Designating the Dangerous: From Blacklists to Watch Lists
Daniel J. Steinbock
University of Toledo - College of Law
August 15, 2005
30 Seattle U. L. Rev. 65 (2006)
In both the McCarthy and post-9/11 periods the U.S. has turned to administrative measures to label those perceived to be the greatest risks to internal security. The 1950s saw the blacklisting of suspected Communists and the even more extensive disqualification of government employees under the era's loyalty and security programs. Today, the most widespread efforts to identify terrorists and suspected terrorists involve the growing phenomenon of terrorist watch lists: compilations of names of known or suspected terrorists that are then checked against particular individuals at specified occasions, triggering certain consequences.
This Article examines how the 21st century use of watch lists might or might not resemble the labeling of the McCarthy period, and how the experience of that era might inform an evaluation of present-day designation of the dangerous. After first describing the two labeling mechanisms, it compares them along several axes, finding that watch listing has both repeated some 1950s failings and moved on to develop some new ones of its own. In particular, because they are compiled and used in an opaque and completely one-sided process, watch lists run a substantial risk of incorrectly including many people who pose no threat.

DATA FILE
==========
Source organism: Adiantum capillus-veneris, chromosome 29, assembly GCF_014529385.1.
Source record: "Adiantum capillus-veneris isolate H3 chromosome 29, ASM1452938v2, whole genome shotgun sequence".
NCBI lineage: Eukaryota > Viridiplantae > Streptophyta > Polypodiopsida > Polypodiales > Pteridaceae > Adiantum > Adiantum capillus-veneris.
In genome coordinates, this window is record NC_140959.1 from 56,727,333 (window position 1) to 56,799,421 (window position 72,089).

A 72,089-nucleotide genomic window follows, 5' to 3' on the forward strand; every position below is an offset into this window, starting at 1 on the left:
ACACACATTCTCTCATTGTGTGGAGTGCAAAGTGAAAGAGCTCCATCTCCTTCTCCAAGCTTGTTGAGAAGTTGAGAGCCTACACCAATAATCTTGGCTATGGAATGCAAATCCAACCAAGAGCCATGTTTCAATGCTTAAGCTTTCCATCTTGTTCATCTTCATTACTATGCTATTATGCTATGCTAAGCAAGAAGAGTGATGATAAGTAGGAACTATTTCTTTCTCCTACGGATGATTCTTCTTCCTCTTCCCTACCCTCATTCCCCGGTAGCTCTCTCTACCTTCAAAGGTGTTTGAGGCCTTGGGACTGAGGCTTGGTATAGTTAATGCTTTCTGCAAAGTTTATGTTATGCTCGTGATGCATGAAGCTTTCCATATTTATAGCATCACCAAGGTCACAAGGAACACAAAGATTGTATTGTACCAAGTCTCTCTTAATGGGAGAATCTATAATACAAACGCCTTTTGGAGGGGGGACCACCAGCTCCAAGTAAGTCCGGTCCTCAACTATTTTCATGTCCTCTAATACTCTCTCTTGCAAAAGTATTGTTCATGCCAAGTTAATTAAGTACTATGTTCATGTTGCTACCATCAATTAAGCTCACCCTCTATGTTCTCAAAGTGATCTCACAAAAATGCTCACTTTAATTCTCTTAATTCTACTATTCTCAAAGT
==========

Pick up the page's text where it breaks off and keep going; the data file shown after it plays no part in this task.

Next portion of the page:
Drawing on the experience of the 1950s, the Article assesses three ways to address this problem of false positives in the designation of the dangerous: narrowing the substantive standard for selection; adding procedural protections, particularly some form of adversarial process; and restricting the uses of the resulting list. The Article recommends that watch lists be used only to trigger surveillance, investigation, or other relatively minor impositions. In other words, the watch should be put back in watch lists. With that limitation, watch lists can serve a valuable function of separating the more threatening from the less threatening, thereby increasing the efficiency of terrorist screening and investigation.
Number of Pages in PDF File: 54
Keywords: watch list, blacklist, due process, terrorism, terrrorist, passenger screening, airport security, secure flight, capps
JEL Classification: K23, K42
Date posted: June 1, 2006 ; Last revised: December 18, 2012